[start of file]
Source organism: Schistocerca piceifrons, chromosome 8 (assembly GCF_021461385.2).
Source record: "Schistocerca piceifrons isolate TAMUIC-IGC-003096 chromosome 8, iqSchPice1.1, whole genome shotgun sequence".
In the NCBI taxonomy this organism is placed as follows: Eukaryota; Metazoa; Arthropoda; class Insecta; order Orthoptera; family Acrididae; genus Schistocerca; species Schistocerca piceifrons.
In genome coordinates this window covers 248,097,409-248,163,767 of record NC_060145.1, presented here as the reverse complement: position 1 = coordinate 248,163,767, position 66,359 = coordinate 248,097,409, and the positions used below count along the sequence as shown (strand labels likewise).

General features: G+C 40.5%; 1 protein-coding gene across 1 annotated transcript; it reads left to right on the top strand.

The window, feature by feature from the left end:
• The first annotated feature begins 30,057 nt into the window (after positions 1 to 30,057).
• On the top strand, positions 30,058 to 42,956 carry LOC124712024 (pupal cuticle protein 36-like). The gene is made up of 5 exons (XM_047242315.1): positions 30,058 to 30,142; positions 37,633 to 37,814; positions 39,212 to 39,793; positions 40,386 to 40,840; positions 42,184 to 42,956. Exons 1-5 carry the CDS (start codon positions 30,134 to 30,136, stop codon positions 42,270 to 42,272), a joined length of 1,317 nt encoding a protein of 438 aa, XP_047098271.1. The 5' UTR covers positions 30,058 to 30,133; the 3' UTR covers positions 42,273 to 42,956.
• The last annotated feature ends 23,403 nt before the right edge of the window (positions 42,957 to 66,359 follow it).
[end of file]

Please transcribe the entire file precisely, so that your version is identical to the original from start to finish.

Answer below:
Source organism: Schistocerca piceifrons, chromosome 8 (assembly GCF_021461385.2).
Source record: "Schistocerca piceifrons isolate TAMUIC-IGC-003096 chromosome 8, iqSchPice1.1, whole genome shotgun sequence".
In the NCBI taxonomy this organism is placed as follows: Eukaryota; Metazoa; Arthropoda; class Insecta; order Orthoptera; family Acrididae; genus Schistocerca; species Schistocerca piceifrons.
In genome coordinates this window covers 248,097,409-248,163,767 of record NC_060145.1, presented here as the reverse complement: position 1 = coordinate 248,163,767, position 66,359 = coordinate 248,097,409, and the positions used below count along the sequence as shown (strand labels likewise).

General features: G+C 40.5%; 1 protein-coding gene across 1 annotated transcript; it reads left to right on the top strand.

The window, feature by feature from the left end:
• The first annotated feature begins 30,057 nt into the window (after positions 1 to 30,057).
• On the top strand, positions 30,058 to 42,956 carry LOC124712024 (pupal cuticle protein 36-like). The gene is made up of 5 exons (XM_047242315.1): positions 30,058 to 30,142; positions 37,633 to 37,814; positions 39,212 to 39,793; positions 40,386 to 40,840; positions 42,184 to 42,956. Exons 1-5 carry the CDS (start codon positions 30,134 to 30,136, stop codon positions 42,270 to 42,272), a joined length of 1,317 nt encoding a protein of 438 aa, XP_047098271.1. The 5' UTR covers positions 30,058 to 30,133; the 3' UTR covers positions 42,273 to 42,956.
• The last annotated feature ends 23,403 nt before the right edge of the window (positions 42,957 to 66,359 follow it).